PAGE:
Three models of consultation
December 4, 2007
Most of my work in the past year or so has been designing and managing stakeholder consultation processes. In my experience, there are three types of consultation methods
The first is what I call the Defensive Model where the organisation consults with stakeholders out of a requirement to do so. The process is designed to ‘tick boxes’ and it is invariably created for the purpose of optics.
The second is the Persuasive Model where the organisation has made its mind up about what it wishes to do and the consultation process is a sophisticated publicity and marketing exercise designed to get ‘buy in’ for an already established idea.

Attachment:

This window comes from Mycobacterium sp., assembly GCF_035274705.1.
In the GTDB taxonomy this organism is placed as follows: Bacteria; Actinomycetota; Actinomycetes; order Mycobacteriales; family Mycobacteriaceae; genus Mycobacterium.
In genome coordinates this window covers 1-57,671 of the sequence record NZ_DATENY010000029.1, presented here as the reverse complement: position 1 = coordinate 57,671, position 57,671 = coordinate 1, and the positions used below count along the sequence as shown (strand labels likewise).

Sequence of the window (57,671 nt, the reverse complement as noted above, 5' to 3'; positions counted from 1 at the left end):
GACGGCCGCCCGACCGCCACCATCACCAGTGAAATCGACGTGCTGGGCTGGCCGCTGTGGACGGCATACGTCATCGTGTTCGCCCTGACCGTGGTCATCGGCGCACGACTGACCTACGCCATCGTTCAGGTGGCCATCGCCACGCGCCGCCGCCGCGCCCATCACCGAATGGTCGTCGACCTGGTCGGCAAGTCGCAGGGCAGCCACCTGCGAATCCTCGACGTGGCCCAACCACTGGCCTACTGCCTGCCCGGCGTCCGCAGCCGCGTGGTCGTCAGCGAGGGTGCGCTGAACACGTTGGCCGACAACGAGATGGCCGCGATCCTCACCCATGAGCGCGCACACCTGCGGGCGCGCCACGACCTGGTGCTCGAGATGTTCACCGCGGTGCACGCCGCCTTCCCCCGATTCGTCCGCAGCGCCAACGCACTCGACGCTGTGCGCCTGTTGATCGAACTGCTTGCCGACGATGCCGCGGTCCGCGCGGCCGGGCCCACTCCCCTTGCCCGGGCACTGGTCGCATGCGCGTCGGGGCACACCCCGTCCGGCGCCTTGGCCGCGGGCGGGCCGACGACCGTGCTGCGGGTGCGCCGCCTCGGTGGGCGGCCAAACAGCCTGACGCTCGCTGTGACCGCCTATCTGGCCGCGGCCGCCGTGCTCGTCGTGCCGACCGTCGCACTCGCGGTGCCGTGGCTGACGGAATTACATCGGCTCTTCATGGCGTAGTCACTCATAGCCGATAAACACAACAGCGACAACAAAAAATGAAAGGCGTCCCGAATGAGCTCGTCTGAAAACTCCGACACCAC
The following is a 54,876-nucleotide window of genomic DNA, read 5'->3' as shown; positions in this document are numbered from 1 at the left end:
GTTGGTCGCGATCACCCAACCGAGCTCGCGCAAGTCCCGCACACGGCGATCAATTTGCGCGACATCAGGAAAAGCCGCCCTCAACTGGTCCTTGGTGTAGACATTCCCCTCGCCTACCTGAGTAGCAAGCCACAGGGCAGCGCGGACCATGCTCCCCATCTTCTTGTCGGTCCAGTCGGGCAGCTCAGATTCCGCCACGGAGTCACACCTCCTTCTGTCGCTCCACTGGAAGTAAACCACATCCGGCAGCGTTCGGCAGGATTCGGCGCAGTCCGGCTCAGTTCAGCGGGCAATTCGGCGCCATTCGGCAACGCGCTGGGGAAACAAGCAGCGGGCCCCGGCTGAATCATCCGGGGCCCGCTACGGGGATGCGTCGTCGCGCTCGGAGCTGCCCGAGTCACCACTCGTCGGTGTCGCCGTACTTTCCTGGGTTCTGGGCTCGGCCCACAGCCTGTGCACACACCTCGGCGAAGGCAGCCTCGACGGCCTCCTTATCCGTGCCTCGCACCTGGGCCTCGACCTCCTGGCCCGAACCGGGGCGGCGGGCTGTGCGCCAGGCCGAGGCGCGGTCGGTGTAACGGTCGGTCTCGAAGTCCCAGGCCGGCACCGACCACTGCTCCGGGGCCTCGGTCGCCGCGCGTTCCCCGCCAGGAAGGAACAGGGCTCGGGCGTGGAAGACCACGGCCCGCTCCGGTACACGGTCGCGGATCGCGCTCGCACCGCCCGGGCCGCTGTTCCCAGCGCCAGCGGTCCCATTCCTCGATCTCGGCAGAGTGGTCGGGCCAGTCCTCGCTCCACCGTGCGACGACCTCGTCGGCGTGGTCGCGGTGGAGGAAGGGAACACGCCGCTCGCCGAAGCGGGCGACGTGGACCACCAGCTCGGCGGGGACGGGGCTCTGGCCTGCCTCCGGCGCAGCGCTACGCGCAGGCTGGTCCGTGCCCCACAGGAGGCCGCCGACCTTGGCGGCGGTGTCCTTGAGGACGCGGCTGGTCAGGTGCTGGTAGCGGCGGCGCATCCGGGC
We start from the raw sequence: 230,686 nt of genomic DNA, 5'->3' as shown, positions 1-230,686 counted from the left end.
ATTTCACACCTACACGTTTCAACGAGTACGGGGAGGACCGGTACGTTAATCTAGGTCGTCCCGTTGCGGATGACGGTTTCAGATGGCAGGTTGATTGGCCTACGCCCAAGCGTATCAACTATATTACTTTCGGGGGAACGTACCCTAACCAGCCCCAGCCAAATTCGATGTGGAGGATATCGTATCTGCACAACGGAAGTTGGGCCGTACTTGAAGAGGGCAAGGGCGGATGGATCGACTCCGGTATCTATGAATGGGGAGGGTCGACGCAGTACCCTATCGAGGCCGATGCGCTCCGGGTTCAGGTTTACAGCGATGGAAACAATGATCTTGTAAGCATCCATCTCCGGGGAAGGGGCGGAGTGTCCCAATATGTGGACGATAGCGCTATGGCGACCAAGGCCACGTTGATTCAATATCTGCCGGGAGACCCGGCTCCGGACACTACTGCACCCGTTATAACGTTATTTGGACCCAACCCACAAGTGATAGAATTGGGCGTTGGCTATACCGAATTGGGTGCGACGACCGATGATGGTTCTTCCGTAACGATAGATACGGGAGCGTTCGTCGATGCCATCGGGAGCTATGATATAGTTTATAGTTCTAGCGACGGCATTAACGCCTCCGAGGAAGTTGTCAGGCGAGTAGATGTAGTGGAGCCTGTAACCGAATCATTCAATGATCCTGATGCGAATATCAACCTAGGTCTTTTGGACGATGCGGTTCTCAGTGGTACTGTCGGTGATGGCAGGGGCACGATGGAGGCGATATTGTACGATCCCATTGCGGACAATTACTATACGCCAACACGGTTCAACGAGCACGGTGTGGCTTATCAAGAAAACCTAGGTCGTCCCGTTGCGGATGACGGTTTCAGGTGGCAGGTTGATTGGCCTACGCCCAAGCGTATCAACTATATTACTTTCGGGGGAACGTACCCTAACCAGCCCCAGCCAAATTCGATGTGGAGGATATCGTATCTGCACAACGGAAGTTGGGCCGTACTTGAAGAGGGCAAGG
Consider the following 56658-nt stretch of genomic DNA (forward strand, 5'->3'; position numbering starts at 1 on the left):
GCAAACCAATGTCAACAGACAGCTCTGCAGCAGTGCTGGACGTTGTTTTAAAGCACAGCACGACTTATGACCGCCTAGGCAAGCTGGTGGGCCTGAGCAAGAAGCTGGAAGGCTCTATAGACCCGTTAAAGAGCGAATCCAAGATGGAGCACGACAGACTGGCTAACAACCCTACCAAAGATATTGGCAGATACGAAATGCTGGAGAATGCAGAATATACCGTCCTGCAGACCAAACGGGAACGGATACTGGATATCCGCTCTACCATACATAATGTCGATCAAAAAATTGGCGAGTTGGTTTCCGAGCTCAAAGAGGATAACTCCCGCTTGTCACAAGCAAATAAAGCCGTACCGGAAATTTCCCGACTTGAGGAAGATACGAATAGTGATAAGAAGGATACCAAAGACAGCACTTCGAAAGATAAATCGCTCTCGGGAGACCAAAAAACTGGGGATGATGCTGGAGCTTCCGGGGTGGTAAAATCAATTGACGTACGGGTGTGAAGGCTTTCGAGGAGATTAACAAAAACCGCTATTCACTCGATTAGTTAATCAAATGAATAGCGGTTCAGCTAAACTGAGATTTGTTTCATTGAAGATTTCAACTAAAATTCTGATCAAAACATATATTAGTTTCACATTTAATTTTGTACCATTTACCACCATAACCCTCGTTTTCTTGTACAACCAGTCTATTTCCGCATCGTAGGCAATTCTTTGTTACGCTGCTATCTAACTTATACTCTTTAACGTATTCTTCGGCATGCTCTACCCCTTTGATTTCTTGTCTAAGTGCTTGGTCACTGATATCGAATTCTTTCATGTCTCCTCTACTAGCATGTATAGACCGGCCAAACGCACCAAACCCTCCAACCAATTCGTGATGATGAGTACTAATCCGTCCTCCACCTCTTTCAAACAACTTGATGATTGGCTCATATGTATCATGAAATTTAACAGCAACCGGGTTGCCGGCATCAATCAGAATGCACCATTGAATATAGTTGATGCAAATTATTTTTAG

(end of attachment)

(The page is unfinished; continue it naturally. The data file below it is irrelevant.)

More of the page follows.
And the third is the Discursive Model where the organisation is seeking the stakeholders’ help to ‘think out loud’ about changes or a new direction and the process is created as an inquiry.
I favour model number three because numbers one and two are effectively monologues not dialogues. Number three creates the possibility that the organisation can answer ‘yes’ to the only question that really matters:
Are you willing to change your mind on the basis of what you hear?
I’ve been fortunate to work with clients in 2007 who have jumped at the challenge presented by consultation with stakeholders, designed in a spirit of inquiry and conducted as conversations. What kinds of consultation processes have you been part of in 2007? Monologue? or Dialogue?